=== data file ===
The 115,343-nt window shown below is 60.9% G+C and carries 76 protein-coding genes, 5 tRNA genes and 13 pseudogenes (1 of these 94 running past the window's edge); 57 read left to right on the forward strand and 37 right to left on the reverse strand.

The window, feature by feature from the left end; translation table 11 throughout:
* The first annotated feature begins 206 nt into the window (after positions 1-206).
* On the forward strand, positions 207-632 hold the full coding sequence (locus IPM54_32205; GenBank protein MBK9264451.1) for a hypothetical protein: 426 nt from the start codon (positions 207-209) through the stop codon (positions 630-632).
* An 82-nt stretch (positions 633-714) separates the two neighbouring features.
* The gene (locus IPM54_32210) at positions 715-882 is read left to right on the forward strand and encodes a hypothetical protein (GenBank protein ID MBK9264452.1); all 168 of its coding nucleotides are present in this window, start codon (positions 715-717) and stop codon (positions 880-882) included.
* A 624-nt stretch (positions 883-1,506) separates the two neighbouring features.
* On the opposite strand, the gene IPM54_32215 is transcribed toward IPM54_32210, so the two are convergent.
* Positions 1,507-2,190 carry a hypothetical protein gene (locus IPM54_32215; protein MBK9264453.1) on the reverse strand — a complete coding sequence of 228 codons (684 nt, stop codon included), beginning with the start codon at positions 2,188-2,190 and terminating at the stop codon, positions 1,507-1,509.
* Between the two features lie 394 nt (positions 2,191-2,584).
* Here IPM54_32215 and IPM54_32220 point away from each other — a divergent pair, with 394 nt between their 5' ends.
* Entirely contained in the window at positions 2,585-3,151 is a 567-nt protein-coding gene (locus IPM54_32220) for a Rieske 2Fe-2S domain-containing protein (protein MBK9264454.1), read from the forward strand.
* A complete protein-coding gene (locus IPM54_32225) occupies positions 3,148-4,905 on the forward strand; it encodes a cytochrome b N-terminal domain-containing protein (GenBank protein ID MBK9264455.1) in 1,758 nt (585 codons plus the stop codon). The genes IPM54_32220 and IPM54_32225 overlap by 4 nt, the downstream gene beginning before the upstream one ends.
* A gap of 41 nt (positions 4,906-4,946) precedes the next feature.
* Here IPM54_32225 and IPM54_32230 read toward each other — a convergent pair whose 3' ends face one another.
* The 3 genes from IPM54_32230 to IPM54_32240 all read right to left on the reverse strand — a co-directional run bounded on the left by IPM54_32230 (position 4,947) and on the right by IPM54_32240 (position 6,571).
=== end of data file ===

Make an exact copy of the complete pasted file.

The 115,343-nt window shown below is 60.9% G+C and carries 76 protein-coding genes, 5 tRNA genes and 13 pseudogenes (1 of these 94 running past the window's edge); 57 read left to right on the forward strand and 37 right to left on the reverse strand.

The window, feature by feature from the left end; translation table 11 throughout:
* The first annotated feature begins 206 nt into the window (after positions 1-206).
* On the forward strand, positions 207-632 hold the full coding sequence (locus IPM54_32205; GenBank protein MBK9264451.1) for a hypothetical protein: 426 nt from the start codon (positions 207-209) through the stop codon (positions 630-632).
* An 82-nt stretch (positions 633-714) separates the two neighbouring features.
* The gene (locus IPM54_32210) at positions 715-882 is read left to right on the forward strand and encodes a hypothetical protein (GenBank protein ID MBK9264452.1); all 168 of its coding nucleotides are present in this window, start codon (positions 715-717) and stop codon (positions 880-882) included.
* A 624-nt stretch (positions 883-1,506) separates the two neighbouring features.
* On the opposite strand, the gene IPM54_32215 is transcribed toward IPM54_32210, so the two are convergent.
* Positions 1,507-2,190 carry a hypothetical protein gene (locus IPM54_32215; protein MBK9264453.1) on the reverse strand — a complete coding sequence of 228 codons (684 nt, stop codon included), beginning with the start codon at positions 2,188-2,190 and terminating at the stop codon, positions 1,507-1,509.
* Between the two features lie 394 nt (positions 2,191-2,584).
* Here IPM54_32215 and IPM54_32220 point away from each other — a divergent pair, with 394 nt between their 5' ends.
* Entirely contained in the window at positions 2,585-3,151 is a 567-nt protein-coding gene (locus IPM54_32220) for a Rieske 2Fe-2S domain-containing protein (protein MBK9264454.1), read from the forward strand.
* A complete protein-coding gene (locus IPM54_32225) occupies positions 3,148-4,905 on the forward strand; it encodes a cytochrome b N-terminal domain-containing protein (GenBank protein ID MBK9264455.1) in 1,758 nt (585 codons plus the stop codon). The genes IPM54_32220 and IPM54_32225 overlap by 4 nt, the downstream gene beginning before the upstream one ends.
* A gap of 41 nt (positions 4,906-4,946) precedes the next feature.
* Here IPM54_32225 and IPM54_32230 read toward each other — a convergent pair whose 3' ends face one another.
* The 3 genes from IPM54_32230 to IPM54_32240 all read right to left on the reverse strand — a co-directional run bounded on the left by IPM54_32230 (position 4,947) and on the right by IPM54_32240 (position 6,571).